Mar
08

What If We Changed Our Perspective of New Hires?

by  Jon Mertz  |  Career Development

Open to New Hire's ChangeChange happens, and we need to hire new people to fill existing or new roles. We go through the typical search:

  • Check our internally and our networks
  • Engage others to check their networks
  • Review and reduce the number of possibilities
  • Interview the candidates
  • Gather feedback
  • Hire

Whatever the process is, the thought running through the organizational mind is this:

  • We have a role defined.
  • We need to find the person who can fulfill those responsibilities completely, thoroughly, and passionately.
  • We need to find someone with the right “attitude.”

We think about how they can fit within our organization and how they can fit an outlined role. All of this is done in a self-serving way. We think:  Who can best serve what we have defined? In other words, it is about fitting someone into a clear mold.

What if we turned this model and question upside down? What if we asked:

How will the presence of this new person change our organization and this role?

What I mean by this is:  How will they enhance our organization, change this role to take it to the next level of performance and meaning for the work that needs to be done.

It is a different perspective. Rather than defining what we want them to do, it is thinking about what they will enable us to do differently, do better. It is about change that they can deliver rather than us changing them to fit our organization.

Maybe it is a subtle shift, but I believe it is an important one. We all want to hire superstars and rising stars. Our perception of what constitutes each, though, is based on our distinct perspective and defined (and undefined) organizational boundaries. Opening ourselves to the new person’s perspective may (and likely, if we let them) raise us up out of our organizational ruts.

Now, this is not to say that what we have hired them to do can go undone. It is not that at all. It is about adjusting our perspective and approach with new hires, opening the door for them up to contribute freely in ways that may, initially, be foreign to us. However, if we embrace their perspective and the changes being proposed, we are enabling our organization to improve and grow and, more importantly, empower an inspired workforce.

It is more than a workforce. It is the force of what people have within them to bring about a better, new way of doing things. We may just need to adjust our perspective to prevent boundaries being imposed as someone new walks in our door.

We may need to add a question to our interview set, too. The question could be:  How will your presence change this role and our organization? The answer to this question may highlight how the new talented person envisions opportunity, direction, and possibility. Now, we just need to be open to the ideas and change.

About The Author

Articles By jon-mertz
Jon Mertz is one of the Top 100 Thought Leaders in Trustworthy Business and is a leadership populist, writing to empower Millennial leaders. When we share experiences rather than focus on differences, we realize a thin difference between two generations and a vast opportunity exists to create a big leadership story.  »  View Profile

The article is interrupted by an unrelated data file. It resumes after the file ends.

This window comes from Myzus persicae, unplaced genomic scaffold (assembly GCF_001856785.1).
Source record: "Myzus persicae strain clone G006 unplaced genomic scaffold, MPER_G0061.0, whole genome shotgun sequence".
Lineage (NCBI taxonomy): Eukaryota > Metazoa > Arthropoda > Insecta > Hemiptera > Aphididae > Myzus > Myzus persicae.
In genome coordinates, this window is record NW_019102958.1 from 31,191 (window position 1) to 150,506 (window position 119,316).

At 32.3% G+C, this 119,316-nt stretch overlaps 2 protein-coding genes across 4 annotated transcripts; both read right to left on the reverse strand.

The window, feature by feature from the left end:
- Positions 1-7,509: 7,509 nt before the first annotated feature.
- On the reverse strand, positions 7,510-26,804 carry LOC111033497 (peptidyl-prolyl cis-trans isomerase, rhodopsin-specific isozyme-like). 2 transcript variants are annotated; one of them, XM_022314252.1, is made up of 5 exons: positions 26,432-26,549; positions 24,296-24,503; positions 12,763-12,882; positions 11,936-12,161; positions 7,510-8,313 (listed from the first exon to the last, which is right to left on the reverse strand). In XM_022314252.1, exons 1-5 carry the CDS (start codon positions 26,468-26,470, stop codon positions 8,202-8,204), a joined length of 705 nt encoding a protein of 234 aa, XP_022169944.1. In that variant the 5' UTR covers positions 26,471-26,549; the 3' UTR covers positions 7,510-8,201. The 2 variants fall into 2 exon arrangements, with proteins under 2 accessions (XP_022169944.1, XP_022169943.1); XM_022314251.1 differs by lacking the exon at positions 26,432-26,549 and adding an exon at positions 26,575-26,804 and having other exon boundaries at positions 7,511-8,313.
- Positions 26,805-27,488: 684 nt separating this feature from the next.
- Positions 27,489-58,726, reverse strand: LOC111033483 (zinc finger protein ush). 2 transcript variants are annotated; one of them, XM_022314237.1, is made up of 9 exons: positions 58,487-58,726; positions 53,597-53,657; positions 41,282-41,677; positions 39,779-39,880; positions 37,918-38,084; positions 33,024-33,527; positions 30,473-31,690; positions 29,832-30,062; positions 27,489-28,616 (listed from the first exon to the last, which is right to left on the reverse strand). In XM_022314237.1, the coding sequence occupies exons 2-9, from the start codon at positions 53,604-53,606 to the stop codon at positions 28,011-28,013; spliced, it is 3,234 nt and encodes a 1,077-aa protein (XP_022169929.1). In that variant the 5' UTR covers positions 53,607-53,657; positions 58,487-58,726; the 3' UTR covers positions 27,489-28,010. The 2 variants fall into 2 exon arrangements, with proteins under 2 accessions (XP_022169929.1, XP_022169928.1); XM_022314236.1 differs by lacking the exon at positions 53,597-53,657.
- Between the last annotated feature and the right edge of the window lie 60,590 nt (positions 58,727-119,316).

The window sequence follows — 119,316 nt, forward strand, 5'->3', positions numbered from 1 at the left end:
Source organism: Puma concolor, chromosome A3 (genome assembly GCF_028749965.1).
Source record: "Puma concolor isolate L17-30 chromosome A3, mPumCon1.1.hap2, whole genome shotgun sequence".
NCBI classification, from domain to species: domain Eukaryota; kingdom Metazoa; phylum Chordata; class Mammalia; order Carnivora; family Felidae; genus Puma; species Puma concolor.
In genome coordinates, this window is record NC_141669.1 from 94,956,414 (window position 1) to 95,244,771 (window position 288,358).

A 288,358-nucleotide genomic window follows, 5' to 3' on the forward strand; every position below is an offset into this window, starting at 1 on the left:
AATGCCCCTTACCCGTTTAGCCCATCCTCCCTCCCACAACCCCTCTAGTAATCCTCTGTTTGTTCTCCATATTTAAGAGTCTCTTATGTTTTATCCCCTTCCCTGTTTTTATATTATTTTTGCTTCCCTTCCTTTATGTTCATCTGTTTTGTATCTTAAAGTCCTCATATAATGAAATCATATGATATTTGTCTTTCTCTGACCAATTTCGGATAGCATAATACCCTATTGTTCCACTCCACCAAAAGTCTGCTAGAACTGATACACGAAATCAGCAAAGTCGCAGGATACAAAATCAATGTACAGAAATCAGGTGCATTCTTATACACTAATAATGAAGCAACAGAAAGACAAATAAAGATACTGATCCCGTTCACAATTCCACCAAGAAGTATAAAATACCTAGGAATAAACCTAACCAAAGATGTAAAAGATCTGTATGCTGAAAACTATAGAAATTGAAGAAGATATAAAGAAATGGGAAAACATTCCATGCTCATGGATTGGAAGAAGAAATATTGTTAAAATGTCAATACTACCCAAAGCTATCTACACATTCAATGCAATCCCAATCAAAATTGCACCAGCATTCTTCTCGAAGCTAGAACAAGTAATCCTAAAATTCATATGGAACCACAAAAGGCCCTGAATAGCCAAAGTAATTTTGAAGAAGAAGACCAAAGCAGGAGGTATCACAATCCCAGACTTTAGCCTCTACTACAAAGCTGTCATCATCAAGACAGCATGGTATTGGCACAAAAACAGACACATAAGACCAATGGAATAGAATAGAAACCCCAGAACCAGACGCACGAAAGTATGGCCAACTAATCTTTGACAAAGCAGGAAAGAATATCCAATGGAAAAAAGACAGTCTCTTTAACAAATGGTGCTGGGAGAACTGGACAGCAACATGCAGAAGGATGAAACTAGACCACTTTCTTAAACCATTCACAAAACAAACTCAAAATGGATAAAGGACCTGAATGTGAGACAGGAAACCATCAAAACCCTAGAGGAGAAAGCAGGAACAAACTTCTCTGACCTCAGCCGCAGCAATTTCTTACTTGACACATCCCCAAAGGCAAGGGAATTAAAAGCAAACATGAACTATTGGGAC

What People Are Saying

Peter Borner (@PeterBorner)  |  08 Mar 2012  |  Reply

Jon,

Thanks, a very thought provoking post. I have written several times on my blog (www.peterborner.com) about organisational culture and how easy it is to upset the balance. I have even gone as far as to opine that it is better to walk away from a superstar in favour of somebody a little less talented if they are a better fit for the organisations culture. I have also written about a concept that I call “a self-healing culture” where the team will assimilate or reject newcomers based on their alignment with the team’s culture. In my firm, we have adjusted our hiring process to ensure we keep cultural fit as a key requirement for any new hire. We do this by looking for evidence of four key behaviours (Driving for Results, Working Together, Making Great Decisions and Doing it Right.) Clearly we don’t always make the right hiring decision but the culture is such that it will either adapt positively or reject the newcomer and self-heal.

I particularly liked the final question you suggested: “How will your presence change this role and our organization?” I am about to go off and discuss this with the team. I think that it might be the next step in the evolution of our recruitment process!

Since I take recruitment so seriously, I thank you for this insight.

Peter

Jon Mertz  |  08 Mar 2012  |  Reply

Thanks for your insights, Peter. Your four key behaviours are interesting and seem spot on in things to consider as you hire people. Getting the culture right is so essential, as well as be open to some change as new people join. Jon

Tufail Shahzad  |  09 Mar 2012  |  Reply

Wonderful!!! Jon, in my view if any business owner read this line “How will the presence of this new person change our organization and this role?” i don’t think he/she must think about it and will change his/her mind of hiring. Our world is still working on a old myth “follow the rules and get your job done”. Orgranizations, small businesses and inviduals still looking to hire Cogs/Machines not “Linchpins” i believe that this article is going to help and also going to change business owner mind.

Jon Mertz  |  12 Mar 2012  |  Reply

Thank you for joining the conversation and for facilitating the changes needed in the workplace. Subtle shifts can make a big difference.

Brian Logue  |  09 Mar 2012  |  Reply

Thank you for this article. It brings to the forefront what is probably in the back of the mind of many enlightened hiring managers and talent acquisition professionals.

Jon Mertz  |  12 Mar 2012  |  Reply

Thanks, Brian!

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